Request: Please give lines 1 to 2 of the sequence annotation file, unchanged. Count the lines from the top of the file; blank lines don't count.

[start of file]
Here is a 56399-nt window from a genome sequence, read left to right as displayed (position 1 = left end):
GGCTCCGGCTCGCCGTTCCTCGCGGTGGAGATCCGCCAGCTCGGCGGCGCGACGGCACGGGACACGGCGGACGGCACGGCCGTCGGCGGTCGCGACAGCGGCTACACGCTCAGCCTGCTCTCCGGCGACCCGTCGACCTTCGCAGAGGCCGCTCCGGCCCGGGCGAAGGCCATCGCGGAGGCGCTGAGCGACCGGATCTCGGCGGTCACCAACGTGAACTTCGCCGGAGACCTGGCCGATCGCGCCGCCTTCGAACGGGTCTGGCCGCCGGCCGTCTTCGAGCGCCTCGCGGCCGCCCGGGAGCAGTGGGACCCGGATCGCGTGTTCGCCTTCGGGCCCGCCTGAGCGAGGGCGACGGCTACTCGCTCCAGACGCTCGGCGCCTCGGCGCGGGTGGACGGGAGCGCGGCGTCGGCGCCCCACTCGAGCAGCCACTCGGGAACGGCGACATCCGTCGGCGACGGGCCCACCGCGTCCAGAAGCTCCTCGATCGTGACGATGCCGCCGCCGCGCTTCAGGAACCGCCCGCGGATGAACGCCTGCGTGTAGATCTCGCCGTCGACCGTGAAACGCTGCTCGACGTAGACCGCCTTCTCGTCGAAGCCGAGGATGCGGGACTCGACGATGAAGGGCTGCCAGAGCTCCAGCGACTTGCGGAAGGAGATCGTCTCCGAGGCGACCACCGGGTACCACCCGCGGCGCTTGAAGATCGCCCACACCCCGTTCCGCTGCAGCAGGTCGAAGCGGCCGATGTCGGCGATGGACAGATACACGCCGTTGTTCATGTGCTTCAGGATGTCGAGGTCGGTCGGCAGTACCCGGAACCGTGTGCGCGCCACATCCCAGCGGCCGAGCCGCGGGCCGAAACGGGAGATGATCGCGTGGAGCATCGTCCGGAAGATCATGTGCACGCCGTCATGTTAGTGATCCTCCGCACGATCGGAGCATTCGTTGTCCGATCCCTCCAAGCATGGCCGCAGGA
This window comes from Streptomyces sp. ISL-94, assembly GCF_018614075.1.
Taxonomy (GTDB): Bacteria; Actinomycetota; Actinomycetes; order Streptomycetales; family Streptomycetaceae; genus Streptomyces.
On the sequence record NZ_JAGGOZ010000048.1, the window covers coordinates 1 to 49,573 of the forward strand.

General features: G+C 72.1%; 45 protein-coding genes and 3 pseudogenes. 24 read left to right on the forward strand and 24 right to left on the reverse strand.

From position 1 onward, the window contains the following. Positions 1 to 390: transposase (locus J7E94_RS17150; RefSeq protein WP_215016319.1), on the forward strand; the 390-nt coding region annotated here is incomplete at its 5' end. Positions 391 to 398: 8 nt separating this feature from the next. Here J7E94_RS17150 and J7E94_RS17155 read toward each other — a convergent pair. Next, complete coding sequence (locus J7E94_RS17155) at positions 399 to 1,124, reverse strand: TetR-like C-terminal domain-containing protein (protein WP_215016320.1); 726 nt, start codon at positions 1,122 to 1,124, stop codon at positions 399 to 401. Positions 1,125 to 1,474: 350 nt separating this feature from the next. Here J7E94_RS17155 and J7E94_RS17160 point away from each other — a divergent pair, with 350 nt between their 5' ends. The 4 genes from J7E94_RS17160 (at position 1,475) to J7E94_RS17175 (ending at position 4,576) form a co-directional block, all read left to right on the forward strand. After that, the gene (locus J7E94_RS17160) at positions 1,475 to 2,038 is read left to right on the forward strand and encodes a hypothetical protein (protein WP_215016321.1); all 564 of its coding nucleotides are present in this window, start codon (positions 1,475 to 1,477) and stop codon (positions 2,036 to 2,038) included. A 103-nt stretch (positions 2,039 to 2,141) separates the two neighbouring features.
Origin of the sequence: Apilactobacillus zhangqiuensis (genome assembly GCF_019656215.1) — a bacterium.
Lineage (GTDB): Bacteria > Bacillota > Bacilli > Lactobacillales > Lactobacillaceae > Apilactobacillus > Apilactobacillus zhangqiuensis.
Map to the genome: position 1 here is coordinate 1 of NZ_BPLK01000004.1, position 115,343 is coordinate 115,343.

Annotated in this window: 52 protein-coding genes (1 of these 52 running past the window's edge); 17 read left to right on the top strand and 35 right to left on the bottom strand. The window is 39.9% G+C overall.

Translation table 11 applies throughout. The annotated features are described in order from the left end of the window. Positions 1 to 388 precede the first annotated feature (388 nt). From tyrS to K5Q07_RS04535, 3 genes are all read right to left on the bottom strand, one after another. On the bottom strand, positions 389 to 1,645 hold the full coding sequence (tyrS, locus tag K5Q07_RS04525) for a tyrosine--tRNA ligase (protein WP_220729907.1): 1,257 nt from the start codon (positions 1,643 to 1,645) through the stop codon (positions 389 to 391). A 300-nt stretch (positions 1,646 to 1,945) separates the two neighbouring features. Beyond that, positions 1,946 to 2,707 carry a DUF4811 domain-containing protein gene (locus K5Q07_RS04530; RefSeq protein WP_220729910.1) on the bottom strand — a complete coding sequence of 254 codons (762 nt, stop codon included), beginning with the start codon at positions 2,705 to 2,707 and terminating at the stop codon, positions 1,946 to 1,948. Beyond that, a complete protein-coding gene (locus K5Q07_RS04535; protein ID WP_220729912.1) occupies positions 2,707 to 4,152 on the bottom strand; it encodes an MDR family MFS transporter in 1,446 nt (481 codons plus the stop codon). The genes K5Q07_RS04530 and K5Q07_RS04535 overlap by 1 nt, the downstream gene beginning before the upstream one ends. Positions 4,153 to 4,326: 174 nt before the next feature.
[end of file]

Here is a 56399-nt window from a genome sequence, read left to right as displayed (position 1 = left end):
GGCTCCGGCTCGCCGTTCCTCGCGGTGGAGATCCGCCAGCTCGGCGGCGCGACGGCACGGGACACGGCGGACGGCACGGCCGTCGGCGGTCGCGACAGCGGCTACACGCTCAGCCTGCTCTCCGGCGACCCGTCGACCTTCGCAGAGGCCGCTCCGGCCCGGGCGAAGGCCATCGCGGAGGCGCTGAGCGACCGGATCTCGGCGGTCACCAACGTGAACTTCGCCGGAGACCTGGCCGATCGCGCCGCCTTCGAACGGGTCTGGCCGCCGGCCGTCTTCGAGCGCCTCGCGGCCGCCCGGGAGCAGTGGGACCCGGATCGCGTGTTCGCCTTCGGGCCCGCCTGAGCGAGGGCGACGGCTACTCGCTCCAGACGCTCGGCGCCTCGGCGCGGGTGGACGGGAGCGCGGCGTCGGCGCCCCACTCGAGCAGCCACTCGGGAACGGCGACATCCGTCGGCGACGGGCCCACCGCGTCCAGAAGCTCCTCGATCGTGACGATGCCGCCGCCGCGCTTCAGGAACCGCCCGCGGATGAACGCCTGCGTGTAGATCTCGCCGTCGACCGTGAAACGCTGCTCGACGTAGACCGCCTTCTCGTCGAAGCCGAGGATGCGGGACTCGACGATGAAGGGCTGCCAGAGCTCCAGCGACTTGCGGAAGGAGATCGTCTCCGAGGCGACCACCGGGTACCACCCGCGGCGCTTGAAGATCGCCCACACCCCGTTCCGCTGCAGCAGGTCGAAGCGGCCGATGTCGGCGATGGACAGATACACGCCGTTGTTCATGTGCTTCAGGATGTCGAGGTCGGTCGGCAGTACCCGGAACCGTGTGCGCGCCACATCCCAGCGGCCGAGCCGCGGGCCGAAACGGGAGATGATCGCGTGGAGCATCGTCCGGAAGATCATGTGCACGCCGTCATGTTAGTGATCCTCCGCACGATCGGAGCATTCGTTGTCCGATCCCTCCAAGCATGGCCGCAGGA